It's useful to mention here that CERN uses centralized, very high-temperature water heating system (80-90°C) and very small radiators, while having most of the internal pipelines fully exposed. If combined with the fact that most of these buildings were built before 1970 have only a minimal heating insulation, it's easy to realize that the heat losses are excessive.

Finally, it's important to know that building 31 is right on the passage of the hundreds of outside visitors that come every day to CERN, following the Computer Center - Antiproton Decelerator (AD) itinerary. The AD building is located only a few hundred meters away from the building.

 

 

For the methodical solution of these problems, they were grouped into three categories:

1. Heating and ventilation problems
2. Cooling and insulation problems
3. Glaring problems due to direct sunlight
4. Decreased importance of the building

Each one was targeted with an individual solution.

Energy Wall - Ventilation & Cooling
While investigating possible solutions for cooling, it was realized that just external air ventilation would be sufficient, since the air temperature under shadow is no more than 25°C in shade. Therefore, it's suggested to create an "energy wall" in the central staircase that will cause a forced vertical air flow, carrying with it the hot air from the core of the building.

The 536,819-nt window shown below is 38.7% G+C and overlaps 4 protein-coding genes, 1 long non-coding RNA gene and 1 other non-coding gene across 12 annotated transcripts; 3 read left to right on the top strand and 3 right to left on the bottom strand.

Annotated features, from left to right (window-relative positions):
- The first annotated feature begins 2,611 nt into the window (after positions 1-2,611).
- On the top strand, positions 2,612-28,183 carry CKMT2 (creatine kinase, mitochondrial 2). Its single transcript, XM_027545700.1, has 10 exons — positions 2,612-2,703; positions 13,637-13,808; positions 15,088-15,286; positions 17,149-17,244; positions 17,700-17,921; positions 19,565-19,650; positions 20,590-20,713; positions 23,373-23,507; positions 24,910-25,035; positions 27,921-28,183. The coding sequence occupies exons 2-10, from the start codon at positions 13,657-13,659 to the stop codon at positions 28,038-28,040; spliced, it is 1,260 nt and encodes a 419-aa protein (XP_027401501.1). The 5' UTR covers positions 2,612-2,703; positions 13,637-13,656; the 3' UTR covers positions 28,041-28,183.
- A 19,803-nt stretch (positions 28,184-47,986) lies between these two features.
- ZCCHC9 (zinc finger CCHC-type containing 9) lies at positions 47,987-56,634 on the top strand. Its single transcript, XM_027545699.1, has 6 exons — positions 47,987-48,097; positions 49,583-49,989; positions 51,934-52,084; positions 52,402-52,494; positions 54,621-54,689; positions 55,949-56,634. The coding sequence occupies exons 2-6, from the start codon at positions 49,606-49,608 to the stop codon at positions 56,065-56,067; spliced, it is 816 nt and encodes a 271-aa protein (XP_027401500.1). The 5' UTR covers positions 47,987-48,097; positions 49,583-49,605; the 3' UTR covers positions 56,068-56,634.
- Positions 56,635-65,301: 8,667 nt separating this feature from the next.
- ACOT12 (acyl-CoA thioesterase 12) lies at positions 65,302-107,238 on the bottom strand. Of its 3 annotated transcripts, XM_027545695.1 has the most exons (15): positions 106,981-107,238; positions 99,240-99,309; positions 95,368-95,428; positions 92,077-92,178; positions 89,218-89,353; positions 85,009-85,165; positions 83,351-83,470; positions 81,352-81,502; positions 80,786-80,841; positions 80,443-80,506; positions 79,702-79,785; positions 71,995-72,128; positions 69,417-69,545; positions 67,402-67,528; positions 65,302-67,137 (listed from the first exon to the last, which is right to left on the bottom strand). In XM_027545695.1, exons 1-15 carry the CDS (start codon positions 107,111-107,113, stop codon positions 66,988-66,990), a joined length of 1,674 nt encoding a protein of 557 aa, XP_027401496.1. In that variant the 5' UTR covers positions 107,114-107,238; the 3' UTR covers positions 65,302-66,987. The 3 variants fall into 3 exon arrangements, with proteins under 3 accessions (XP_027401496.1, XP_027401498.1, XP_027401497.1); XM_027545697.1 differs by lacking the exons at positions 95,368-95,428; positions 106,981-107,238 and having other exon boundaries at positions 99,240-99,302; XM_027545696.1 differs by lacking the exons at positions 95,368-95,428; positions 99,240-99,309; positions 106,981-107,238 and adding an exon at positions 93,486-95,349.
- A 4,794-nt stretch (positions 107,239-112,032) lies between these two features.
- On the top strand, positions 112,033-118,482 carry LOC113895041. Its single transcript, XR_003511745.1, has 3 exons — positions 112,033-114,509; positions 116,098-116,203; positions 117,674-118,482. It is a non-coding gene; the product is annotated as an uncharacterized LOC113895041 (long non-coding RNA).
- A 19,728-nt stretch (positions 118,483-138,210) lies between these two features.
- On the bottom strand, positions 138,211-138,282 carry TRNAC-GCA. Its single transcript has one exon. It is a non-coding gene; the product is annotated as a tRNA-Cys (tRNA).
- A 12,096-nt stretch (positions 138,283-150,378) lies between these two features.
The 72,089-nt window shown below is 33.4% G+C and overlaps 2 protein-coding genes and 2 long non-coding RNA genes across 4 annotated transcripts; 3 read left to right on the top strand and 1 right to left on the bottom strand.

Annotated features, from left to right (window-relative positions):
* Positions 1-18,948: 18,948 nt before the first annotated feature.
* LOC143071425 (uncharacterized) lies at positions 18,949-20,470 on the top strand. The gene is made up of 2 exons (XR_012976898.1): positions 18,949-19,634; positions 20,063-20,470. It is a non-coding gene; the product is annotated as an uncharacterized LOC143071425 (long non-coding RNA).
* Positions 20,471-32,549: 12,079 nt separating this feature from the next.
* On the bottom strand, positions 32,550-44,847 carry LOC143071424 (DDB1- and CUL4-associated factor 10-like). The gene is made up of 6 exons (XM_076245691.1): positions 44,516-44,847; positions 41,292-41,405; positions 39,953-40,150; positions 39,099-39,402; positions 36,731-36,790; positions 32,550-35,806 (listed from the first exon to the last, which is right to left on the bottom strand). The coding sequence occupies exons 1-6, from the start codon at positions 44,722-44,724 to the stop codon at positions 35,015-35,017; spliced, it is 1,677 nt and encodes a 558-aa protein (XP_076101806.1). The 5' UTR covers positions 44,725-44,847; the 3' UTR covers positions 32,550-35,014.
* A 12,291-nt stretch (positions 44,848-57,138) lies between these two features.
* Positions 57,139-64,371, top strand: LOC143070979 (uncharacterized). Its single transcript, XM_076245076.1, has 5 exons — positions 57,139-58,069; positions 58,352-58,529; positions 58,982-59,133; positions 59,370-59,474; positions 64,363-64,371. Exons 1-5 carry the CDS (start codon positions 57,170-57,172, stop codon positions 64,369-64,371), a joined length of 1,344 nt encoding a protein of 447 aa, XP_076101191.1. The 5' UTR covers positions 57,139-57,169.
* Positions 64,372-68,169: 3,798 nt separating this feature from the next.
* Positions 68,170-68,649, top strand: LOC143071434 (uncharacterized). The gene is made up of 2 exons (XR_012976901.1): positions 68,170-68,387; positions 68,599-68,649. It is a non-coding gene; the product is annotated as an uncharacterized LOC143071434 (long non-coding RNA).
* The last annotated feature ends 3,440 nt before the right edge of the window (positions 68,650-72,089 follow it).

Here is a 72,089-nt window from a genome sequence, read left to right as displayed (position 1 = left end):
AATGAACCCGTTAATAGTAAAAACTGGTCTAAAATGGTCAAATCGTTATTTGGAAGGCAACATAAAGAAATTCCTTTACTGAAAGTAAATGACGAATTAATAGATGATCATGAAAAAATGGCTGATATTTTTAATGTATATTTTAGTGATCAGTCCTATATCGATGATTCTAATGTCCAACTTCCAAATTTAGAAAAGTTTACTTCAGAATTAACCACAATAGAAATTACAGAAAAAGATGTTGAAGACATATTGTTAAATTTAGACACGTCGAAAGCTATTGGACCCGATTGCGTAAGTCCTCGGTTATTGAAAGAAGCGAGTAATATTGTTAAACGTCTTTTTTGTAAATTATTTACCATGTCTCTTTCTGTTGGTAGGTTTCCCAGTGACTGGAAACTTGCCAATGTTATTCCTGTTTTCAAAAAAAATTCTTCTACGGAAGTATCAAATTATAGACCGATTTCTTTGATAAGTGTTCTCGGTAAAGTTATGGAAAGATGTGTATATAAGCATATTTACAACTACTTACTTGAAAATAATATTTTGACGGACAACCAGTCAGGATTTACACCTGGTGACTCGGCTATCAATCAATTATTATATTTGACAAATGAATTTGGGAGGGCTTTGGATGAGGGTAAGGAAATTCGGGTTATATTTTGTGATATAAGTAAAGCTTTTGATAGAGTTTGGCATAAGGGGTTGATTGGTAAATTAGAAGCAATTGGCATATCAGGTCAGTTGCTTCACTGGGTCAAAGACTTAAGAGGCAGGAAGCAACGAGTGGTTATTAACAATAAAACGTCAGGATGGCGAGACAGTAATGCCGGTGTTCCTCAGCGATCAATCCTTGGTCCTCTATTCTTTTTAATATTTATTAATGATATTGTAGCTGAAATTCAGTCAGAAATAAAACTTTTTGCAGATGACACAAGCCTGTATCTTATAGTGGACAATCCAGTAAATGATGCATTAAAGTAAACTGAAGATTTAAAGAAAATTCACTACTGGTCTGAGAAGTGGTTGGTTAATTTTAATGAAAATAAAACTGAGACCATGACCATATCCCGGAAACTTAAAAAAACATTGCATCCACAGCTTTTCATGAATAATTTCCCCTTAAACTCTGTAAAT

The energy wall has the same principles with the solar chimney: The wall is contiguous along the stories and is constantly heated. Hot water reclaimed from the Computer Center flows into a pipe system placed on the back of the wall, heating its surface. The air inside the 0.4x11m wall is then heated, forcing it to move upwards. By also replacing the concrete floor of the staircase with a metal mesh, free vertical airflow is enabled. Therefore, the hot air creates a suction force in the bottom of the staircase, forcing fresh air to enter from the façade of the building. It's calculated that this setup is capable of pumping the volume of the building approximately 2 times per hour.

Replacing the shell - Insulation & Smart Heating
For optimizing the heating and the insulation of the building, it's suggested to remove the external lightweight shell (the glazing and the insulated parapet below it) and to replace it with a uniform structure that encapsulates the entire building. This new shell will be composed of glazing, insulating panels, air vents and air conditioning units for the incoming air.